There’s a huge surge of growth in Asia that we are not seeing in the rest of the world, according to Nick Stavroulakis. The CTO at SpaceDC pointed to the explosion in digital demand and the proliferation of smartphones in the region. And as cutting-edge 5G networks come online, he expects it to further fuel data center demand in places such as Indonesia.
SpaceDC is no stranger to Indonesia. Last month, the Singapore-based firm launched the 1.45MW JAK2, its first data center at Jakarta Barat, Indonesia. Construction for the adjacent 24MW JAK1 facility with expected completion by 2021, and which will eventually bring an additional 24MW of capacity online.
A fast-changing landscape
One area that the design of data centers in the region has evolved would be in their power density, says Stavroulakis. Part of this can be attributed to the meteoric rise in demand for cloud services, which now sees hyperscaler customers asking for anything between 8KW and 20KW per rack, up from just 2KW to 4KW per rack a few short years ago.
As we reported last year, cloud giants such as Alibaba Cloud, AWS, Google Cloud, and Microsoft have turned their collective attention towards establishing multi-zone cloud facilities in the fourth most populous country in the world. Considering that many organizations are still running self-operated data centers in the country, the result is a sharp increase in demand for reliable, high-density data centers.
For SpaceDC, meeting this demand calls for new ways of constructing data centers faster but without sacrificing quality. Stavroulakis said: “We look at prefabricating things, containerizing Uninterruptible Power Supply (UPS) and other building elements. We do all these things to build up the data center quicker and to improve its quality. If we can build something in the factory, then the quality is better, there is less waste, and it is quicker.”
Starting with a higher standard
When it came to compliance with standards and regulations, SpaceDC decided to go further. “We put in the extra effort to be compliant with international standards; we comply with both local and international standards. It gives people comfort that what they are walking into is an international quality they are used to,” said Stavroulakis.
Intent to establish a new standard for data center, Stavroulakis says the team focused on the quality of materials used and a flexible design that is customizable to address customer requirements. This means beginning with relatively rudimentary decisions such as the cabling used or how water is stored, treated, and filtered before use, to complex ones such as selecting the right fire suppression system.
After extensive research, the team also decided not to deploy an air-side economizer given the year-round hot and humid weather in Jakarta. Instead, SpaceDC went with high-efficiency air-cooled chillers for JAK2 and increased the chiller water temperature for the best possible energy outcome for the environment.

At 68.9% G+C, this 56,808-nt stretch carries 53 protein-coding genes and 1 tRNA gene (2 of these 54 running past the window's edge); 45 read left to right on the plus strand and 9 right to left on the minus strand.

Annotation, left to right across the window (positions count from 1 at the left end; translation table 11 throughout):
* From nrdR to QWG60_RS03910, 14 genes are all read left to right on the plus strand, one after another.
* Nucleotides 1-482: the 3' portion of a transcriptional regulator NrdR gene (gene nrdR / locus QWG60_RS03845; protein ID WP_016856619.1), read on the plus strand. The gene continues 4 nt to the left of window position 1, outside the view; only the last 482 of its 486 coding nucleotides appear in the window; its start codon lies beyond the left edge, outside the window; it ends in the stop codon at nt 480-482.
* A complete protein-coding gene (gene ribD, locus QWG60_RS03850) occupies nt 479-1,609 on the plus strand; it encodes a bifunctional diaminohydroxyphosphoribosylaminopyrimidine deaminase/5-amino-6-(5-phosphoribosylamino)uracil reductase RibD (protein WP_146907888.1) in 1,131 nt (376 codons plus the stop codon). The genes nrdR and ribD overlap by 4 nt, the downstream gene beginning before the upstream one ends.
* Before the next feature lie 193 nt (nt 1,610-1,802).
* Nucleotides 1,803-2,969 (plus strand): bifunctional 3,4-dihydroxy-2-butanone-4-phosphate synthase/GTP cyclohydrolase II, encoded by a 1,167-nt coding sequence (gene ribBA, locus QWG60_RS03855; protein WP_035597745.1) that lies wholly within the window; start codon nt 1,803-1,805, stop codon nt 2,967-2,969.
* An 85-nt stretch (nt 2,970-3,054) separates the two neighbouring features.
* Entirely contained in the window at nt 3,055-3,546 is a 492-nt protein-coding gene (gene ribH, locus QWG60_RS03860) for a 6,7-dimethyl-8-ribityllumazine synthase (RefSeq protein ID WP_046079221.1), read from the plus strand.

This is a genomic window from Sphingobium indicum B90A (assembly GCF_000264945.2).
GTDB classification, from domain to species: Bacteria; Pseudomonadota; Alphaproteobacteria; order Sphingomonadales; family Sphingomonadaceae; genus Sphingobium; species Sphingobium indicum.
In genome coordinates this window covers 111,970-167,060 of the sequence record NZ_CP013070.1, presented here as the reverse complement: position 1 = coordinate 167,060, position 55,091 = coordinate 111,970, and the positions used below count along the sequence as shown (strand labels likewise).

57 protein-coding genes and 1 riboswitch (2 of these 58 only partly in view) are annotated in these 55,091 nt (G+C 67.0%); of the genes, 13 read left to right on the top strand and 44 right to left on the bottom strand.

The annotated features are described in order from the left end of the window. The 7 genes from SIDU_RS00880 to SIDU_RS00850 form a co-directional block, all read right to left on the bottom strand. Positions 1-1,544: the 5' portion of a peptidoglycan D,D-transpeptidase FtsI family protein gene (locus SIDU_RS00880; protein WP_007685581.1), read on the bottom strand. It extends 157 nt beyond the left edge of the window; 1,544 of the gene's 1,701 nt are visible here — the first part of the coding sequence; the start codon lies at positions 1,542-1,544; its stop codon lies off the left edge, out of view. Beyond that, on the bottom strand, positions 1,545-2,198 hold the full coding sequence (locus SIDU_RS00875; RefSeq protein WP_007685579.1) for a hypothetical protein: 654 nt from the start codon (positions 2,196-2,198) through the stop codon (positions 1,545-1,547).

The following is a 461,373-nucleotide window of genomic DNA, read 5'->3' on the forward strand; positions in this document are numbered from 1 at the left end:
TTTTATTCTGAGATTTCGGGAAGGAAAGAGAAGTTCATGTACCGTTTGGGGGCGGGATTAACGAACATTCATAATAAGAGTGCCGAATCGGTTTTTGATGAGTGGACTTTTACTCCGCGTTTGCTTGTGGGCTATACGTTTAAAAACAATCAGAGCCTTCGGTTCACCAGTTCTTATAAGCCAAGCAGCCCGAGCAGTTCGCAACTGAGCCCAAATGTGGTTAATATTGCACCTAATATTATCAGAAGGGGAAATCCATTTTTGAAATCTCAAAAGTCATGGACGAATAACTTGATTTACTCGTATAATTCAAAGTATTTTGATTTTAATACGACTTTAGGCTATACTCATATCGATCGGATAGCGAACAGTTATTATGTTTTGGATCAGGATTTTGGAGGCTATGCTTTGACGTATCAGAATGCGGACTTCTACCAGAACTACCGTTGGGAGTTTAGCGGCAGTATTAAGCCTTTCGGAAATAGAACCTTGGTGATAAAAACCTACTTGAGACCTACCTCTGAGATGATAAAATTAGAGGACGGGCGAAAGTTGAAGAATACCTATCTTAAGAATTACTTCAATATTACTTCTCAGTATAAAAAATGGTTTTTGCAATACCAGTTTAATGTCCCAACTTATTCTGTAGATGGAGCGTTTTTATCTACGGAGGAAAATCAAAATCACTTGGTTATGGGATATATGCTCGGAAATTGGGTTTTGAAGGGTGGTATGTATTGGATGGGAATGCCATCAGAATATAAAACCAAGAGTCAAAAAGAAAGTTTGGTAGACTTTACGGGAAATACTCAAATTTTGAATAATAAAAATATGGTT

Stavroulakis says this design decision didn’t come at the expense of reliability. Because the installed chillers can restart quickly for uninterrupted cooling, there was no need for huge buffer tanks of coolant. And within data halls, a fan wall system was chosen for its ease of maintenance, better security, and better efficiency due to the larger heat exchange coil.
A focus on operations
When designing a data center, it is vital to keep the operational perspective in mind, says Stavroulakis. This calls for properly integrated systems that are also intuitive to operate. “Data centers can get overly complicated. People go: ‘What if this situation happen or other error happens at the same time?’ From a design and operational perspective, they go down the rabbit hole. We want resilience that is less complicated.”
“The less complicated [the system is], the fewer things that can go wrong. It’s about coming up with elemental designs and solutions rather than overly complicated solutions. Know the operational strategy and making sure design and operational is as straightforward as we can make it,” said Stavroulakis.
Working hand in hand with suppliers is a crucial aspect of operational excellence, too. “We’ve worked closely with MTU Onsite Energy for JAK2. When we need them, their technical experts from Singapore and Germany can connect remotely to diagnose any problems.”
Finally, excellence in operations cannot take place without the right personnel: “We’ve spent a lot of time finding and hiring a really good operations team. It’s making sure we’ve got a team with the international expertise and local knowledge to keep our facilities running at the highest standards. This calls for an understanding of how things in Indonesia works, and how to work with people and manage things.”
Stavroulakis agrees that that environmental awareness is growing rapidly, with a focus on establishing greater energy efficiency, integrating renewables into data centers, and energy storage and redistribution. For now, SpaceDC is focused on efficient systems, and offering resilient capacity without excessive redundancy.
“We’ve got a good middle ground. We are not using technology that is brand new or unproven or untested... we use tried and tested technologies, and implement them in a different way, to reduce our carbon footprint. We push the boundaries, but not too far. We are still being safe and sensible; we are being smart about it.”
Pointing to various environmental pledges by tech giants such as Microsoft’s promise to be carbon negative by 2030 and Google’s pledge to be 24x7 carbon-free by 2030, Stavroulakis summed up: “It’s been a good year for the environment.”
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